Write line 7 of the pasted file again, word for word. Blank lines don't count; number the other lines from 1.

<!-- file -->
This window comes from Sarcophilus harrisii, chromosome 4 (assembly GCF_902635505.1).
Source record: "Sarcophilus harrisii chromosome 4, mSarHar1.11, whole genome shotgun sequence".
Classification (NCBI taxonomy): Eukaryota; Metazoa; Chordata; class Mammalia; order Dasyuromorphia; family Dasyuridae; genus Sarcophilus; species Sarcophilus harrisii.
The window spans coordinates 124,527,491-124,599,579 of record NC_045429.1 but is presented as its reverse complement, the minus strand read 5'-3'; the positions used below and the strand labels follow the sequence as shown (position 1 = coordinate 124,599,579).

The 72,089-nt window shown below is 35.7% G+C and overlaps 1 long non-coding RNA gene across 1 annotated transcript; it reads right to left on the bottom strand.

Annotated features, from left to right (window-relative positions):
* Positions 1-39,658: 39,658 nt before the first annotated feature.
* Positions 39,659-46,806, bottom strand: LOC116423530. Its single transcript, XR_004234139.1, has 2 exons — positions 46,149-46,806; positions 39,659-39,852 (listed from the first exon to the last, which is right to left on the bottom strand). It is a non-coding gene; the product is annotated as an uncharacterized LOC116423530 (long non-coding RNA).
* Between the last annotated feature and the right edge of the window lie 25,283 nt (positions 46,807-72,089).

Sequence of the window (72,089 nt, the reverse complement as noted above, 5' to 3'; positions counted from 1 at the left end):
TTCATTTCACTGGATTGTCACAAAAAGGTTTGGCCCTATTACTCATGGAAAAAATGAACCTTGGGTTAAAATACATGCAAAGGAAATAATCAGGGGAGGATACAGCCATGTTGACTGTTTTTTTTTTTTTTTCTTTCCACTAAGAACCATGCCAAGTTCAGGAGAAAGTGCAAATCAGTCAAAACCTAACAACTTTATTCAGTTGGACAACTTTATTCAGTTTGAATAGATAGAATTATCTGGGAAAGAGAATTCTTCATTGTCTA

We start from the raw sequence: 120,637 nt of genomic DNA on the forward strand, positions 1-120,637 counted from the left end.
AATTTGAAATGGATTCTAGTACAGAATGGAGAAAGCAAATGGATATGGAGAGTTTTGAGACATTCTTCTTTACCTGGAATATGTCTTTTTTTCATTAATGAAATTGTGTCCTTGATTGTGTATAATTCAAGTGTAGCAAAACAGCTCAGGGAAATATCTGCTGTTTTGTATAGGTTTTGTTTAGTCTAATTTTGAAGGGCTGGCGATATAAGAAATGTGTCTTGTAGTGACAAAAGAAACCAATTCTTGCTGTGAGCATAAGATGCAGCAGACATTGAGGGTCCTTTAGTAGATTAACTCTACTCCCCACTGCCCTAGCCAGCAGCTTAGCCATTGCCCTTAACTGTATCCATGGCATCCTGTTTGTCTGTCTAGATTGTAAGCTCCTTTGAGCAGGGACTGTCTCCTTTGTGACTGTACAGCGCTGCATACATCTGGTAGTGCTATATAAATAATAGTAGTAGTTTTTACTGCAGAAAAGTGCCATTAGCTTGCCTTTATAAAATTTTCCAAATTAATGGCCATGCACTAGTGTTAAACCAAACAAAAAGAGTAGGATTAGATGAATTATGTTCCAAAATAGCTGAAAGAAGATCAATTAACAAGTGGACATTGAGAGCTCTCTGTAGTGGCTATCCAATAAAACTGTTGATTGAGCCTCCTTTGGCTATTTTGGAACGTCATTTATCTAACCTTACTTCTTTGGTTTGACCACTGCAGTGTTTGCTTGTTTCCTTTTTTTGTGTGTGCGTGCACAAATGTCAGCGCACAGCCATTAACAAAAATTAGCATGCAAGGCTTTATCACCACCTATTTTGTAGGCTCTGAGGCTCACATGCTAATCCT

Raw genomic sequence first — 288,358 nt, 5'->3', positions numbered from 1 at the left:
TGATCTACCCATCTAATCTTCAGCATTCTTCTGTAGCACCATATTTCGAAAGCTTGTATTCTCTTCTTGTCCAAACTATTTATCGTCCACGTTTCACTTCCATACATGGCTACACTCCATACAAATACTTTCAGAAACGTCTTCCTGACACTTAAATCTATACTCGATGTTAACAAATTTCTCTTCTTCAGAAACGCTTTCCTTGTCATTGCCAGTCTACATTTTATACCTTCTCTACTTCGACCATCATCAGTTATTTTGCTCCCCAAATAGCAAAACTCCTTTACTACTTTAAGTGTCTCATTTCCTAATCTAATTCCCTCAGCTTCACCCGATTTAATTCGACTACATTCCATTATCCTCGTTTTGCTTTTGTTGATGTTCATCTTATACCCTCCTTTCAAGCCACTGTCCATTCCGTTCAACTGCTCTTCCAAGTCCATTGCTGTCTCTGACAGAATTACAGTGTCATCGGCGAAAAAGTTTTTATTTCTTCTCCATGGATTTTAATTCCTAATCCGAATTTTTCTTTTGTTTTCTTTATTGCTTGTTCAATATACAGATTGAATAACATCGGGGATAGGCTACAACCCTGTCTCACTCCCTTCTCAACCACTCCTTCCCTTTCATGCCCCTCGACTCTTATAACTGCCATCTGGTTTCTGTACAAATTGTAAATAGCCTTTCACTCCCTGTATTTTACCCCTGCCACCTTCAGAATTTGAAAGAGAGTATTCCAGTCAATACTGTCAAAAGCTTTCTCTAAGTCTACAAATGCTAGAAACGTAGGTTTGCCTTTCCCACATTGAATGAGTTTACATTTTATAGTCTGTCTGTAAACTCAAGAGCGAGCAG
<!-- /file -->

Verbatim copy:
* Positions 1-39,658: 39,658 nt before the first annotated feature.